On the few occasions I have heard this scene discussed, the focus is always on the disciples, so human, so weak, or so disinterested that they fall asleep at the switch. I’m more interested in Jesus’ reaction. He hasn’t asked the disciples to do anything for him; he doesn’t even want them around him. So why is he so upset to find them sleeping? What’s the difference between sitting on one’s ass doing nothing and being asleep? In one of his letters to Eberhard Bethge from Tegel prison, BonhoefferDietrich Bonhoeffer uses this little scene to illustrate a profound insight.

Jesus asked in Gethsemane, “Could you not watch with me one hour?” That is a reversal of what the religious person expects from God. We are summoned to share in God’s sufferings at the hands of a godless world.

We expect God to do stuff, to solve problems, to kick ass and take names, but this God is not any of that. The only way this God can be in the world is to experience everything it has to offer, to suffer the worst it can do. The least that the disciples can do is be there, to pay attention, to be in solidarity with this man whom they love, whom they have followed, and whom they absolutely do not understand. Jesus feels alone and abandoned by everyone and everything; finding the disciples asleep simply confirms that what he is feeling is the truth.

What would it mean to watch and not fall asleep, to share in God’s sufferings? Where exactly is God suffering in our world? Everywhere that a human being has a need of any sort, God is in the middle of it. There is so much suffering that it can be overwhelming. No one of us, not even any one group of us, no matter how well-meaning, can make a significant dent. But Jesus isn’t asking the disciples to do anything other than to be aware, to be attentive, and not to tune out. If the answer to “what can I do to help” is “nothing,” at least the question was asked. Asking someone to bear the weight of the world alone is asking a lot—even of God.photo-1-e524059dbea1cebfe788ab374f45a37680085cdc-s40-c85

Flowering Trees

Several years ago, I spent spent the early months of the year on sabbatical on the campus of a Benedictine college in Minnesota. Lining the road on the fifteen minute uphill walk from my Ecumenical Institute apartment to St. John’s Abbey in the depths of winter were any number of small, leafless trees. Judging from their shapes and sizes, I guessed that many of them were the flowering sorts of trees that are always the harbingers of spring at home in Rhode Island. But as winter slowly faded and spring emerged with the pace of a turtle, I was disappointed to see that the buds on the trees were 78461814[1]clearly just plain old leaf buds. No flowering trees after all. I complained to Jeanne on the phone, as well as to my friend from Washington DC who commiserated—“back home, the cherry trees would have been in blossom a long time ago.”

On a walk to the Abbey several days later, as young leaves were emerging, I noticed some tiny flower buds hiding behind the new growth. This is bizarre—flowers after leaves? Sure enough, the trees I had been complaining about were flowering trees after all—they were just doing it ass-backwards. “Listen,” I said to a group of these trees, “you need to get your branches out of your roots and do this right. You’ve got this backwards—it’s flowers first, then leaves. What’s the matter with you??” cdurand[1]My annoyance level raised when I asked various Minnesota natives about what was wrong with their trees—there was no consensus. “The leaves always come before the flowers,” said one acquaintance, implying that the flowers-first trees I have known were mutants of some sort. Elisa[1]Another Minnesotan offered that flowers usually come first, but the winter this year was so unusual (too warm, too cold, too long, too short, too wet, too dry—take your pick) that everything got screwed up. Worst of all was the person who said “Oh really? I never really noticed which comes first.” What do you mean, you never really noticed?? This is important!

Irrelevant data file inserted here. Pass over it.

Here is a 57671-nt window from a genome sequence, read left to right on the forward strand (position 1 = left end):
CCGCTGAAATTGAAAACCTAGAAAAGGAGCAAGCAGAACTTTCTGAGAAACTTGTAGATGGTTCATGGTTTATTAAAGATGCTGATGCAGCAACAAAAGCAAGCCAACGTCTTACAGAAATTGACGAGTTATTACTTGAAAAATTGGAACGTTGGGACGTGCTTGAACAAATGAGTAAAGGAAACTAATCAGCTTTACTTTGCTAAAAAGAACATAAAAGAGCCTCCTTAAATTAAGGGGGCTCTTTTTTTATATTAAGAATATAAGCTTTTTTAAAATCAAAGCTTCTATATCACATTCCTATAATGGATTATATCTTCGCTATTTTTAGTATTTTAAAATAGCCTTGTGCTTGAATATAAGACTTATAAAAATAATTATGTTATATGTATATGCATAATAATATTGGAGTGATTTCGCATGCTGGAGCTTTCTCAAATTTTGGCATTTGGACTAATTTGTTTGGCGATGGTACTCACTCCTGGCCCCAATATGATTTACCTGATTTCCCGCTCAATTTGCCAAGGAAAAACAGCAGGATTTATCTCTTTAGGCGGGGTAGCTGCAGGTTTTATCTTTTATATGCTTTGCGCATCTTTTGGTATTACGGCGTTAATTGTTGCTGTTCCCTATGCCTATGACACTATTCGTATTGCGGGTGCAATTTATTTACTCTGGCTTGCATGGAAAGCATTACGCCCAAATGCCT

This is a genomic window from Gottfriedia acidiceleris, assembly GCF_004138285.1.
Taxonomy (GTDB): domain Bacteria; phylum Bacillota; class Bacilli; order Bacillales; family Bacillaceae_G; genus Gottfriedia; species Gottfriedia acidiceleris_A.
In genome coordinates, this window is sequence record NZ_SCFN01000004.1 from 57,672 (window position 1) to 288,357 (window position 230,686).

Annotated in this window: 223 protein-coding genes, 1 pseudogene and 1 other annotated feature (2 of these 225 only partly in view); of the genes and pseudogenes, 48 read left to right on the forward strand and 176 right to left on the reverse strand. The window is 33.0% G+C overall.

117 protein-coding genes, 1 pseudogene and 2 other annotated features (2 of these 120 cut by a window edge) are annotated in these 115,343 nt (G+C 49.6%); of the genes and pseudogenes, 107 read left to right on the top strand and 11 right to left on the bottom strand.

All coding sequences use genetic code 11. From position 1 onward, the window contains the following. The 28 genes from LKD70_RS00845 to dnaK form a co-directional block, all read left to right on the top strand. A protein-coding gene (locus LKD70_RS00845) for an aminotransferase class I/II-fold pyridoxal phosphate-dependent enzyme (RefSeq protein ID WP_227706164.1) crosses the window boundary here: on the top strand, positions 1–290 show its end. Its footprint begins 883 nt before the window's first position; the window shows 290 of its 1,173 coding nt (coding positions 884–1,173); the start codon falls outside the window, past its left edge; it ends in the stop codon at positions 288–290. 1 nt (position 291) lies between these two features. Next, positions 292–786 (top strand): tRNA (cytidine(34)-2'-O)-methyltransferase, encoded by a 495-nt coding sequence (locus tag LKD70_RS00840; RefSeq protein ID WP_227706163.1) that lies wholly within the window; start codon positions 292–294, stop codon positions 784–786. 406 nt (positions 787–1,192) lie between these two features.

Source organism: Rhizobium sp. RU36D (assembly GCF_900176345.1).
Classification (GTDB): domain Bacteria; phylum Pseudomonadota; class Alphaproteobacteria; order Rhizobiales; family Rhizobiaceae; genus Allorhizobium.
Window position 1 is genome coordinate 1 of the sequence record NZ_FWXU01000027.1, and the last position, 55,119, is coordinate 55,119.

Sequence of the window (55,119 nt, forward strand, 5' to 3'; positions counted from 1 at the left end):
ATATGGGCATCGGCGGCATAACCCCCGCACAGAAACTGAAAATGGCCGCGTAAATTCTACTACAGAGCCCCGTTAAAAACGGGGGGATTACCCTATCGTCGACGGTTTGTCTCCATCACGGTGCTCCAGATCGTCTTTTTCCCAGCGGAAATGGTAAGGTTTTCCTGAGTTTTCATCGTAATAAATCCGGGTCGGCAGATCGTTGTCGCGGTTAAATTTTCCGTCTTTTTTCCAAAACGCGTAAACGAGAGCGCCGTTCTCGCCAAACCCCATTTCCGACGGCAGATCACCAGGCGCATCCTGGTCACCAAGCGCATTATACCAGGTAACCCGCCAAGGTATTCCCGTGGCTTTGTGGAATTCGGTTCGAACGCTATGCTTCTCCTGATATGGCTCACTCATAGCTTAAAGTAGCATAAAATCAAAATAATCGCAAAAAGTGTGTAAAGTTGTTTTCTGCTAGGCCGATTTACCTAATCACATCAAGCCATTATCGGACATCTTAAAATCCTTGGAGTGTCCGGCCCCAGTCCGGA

One morning early in what has come to be known as “Holy Week,” after spending the night with Mary, Martha and Lazarus in Bethany, Jesus and his posse are talking a morning walk to Jerusalem. Jesus is hungry, sees a fig tree, and plans to have a breakfast snack. But, Matthew tells us, “He came to it and found nothing on it but leaves.” So Jesus curses the tree, “and immediately the fig tree withered away.” My goodness. I can imagine the disciples as the events unfold—several are trying to point out that this isn’t fig season, Andrew offers Jesus a bite of his bagel, Judas is looking in the community purse to see if there’s enough to buy Jesus some breakfast at the restaurant down the road, and Peter is going into immediate damage control. “What happens at the fig tree stays at the fig tree, right? Right??”, but Matthew is already making mental notes to put into his memoirs later.

cable[1]Imagine the stir if this happened today with 24-7 media coverage. “Jewish Holy Man Kills Innocent Tree in a Display of Temper.” Environmentalists would be outraged, talking heads from anger management therapists to tree-friendly carpenters to Pharisees to a cult of fig-worshippers would debate the topic on FOX, CNN, and MSNBC. Everyone would be trying to get an interview with Jesus, but no one’s gotten an interview with him ever, not even Rachel Maddow or Lester Holt. Peter, the spokesman for the group, tells some convoluted story about Jesus doing it as an illustration of what any of us can do with just a tiny bit of faith, but that sounds like a lot of spin.